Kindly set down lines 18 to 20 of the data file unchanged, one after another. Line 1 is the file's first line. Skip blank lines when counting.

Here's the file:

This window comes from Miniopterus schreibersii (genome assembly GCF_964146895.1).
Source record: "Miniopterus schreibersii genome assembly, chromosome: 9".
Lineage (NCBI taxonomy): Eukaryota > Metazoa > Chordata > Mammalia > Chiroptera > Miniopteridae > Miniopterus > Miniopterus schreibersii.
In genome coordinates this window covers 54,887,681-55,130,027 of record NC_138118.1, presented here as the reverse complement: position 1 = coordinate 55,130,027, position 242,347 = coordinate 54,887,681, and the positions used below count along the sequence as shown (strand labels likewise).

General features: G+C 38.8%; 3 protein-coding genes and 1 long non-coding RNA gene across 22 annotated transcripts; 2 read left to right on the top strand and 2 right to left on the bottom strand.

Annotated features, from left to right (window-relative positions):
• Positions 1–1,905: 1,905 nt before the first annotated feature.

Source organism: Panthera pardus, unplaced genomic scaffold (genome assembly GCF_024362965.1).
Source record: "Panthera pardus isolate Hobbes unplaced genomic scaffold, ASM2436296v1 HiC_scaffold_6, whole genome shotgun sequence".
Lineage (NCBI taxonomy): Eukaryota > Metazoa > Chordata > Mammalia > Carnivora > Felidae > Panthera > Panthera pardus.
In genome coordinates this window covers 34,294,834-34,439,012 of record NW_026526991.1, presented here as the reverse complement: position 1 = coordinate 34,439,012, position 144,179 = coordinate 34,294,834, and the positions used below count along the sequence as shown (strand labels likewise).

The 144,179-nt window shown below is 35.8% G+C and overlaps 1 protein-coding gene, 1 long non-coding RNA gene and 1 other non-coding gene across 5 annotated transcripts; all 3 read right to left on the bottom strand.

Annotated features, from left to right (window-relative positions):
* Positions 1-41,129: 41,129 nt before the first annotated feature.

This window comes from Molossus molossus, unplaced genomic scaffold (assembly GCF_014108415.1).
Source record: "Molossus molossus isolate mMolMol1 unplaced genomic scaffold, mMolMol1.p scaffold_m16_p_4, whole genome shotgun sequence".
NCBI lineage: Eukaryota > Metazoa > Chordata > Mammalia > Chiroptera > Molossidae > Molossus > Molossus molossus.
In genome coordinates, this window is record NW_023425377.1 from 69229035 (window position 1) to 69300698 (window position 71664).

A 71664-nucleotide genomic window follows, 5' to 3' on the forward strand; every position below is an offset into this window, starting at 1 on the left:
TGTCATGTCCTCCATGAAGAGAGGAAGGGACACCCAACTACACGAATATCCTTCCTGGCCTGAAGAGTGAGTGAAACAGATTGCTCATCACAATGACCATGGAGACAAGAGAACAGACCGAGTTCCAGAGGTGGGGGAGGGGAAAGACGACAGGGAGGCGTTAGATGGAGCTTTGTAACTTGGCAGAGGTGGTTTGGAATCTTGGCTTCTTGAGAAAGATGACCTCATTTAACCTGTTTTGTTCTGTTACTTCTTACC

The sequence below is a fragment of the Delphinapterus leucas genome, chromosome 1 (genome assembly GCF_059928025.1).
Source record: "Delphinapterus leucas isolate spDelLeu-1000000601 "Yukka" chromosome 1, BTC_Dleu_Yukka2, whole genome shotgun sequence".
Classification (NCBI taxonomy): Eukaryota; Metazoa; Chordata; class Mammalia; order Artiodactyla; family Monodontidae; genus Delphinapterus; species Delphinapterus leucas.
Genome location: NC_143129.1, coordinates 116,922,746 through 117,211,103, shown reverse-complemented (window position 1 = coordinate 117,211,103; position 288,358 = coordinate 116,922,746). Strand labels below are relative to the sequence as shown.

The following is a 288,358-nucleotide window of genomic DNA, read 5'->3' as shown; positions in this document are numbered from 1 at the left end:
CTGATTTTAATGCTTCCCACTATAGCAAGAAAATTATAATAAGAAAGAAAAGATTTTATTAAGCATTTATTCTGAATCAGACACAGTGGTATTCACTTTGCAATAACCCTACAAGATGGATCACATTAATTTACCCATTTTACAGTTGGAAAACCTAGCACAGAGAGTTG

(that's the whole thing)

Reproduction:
In genome coordinates, this window is record NW_023425377.1 from 69229035 (window position 1) to 69300698 (window position 71664).

A 71664-nucleotide genomic window follows, 5' to 3' on the forward strand; every position below is an offset into this window, starting at 1 on the left:
TGTCATGTCCTCCATGAAGAGAGGAAGGGACACCCAACTACACGAATATCCTTCCTGGCCTGAAGAGTGAGTGAAACAGATTGCTCATCACAATGACCATGGAGACAAGAGAACAGACCGAGTTCCAGAGGTGGGGGAGGGGAAAGACGACAGGGAGGCGTTAGATGGAGCTTTGTAACTTGGCAGAGGTGGTTTGGAATCTTGGCTTCTTGAGAAAGATGACCTCATTTAACCTGTTTTGTTCTGTTACTTCTTACC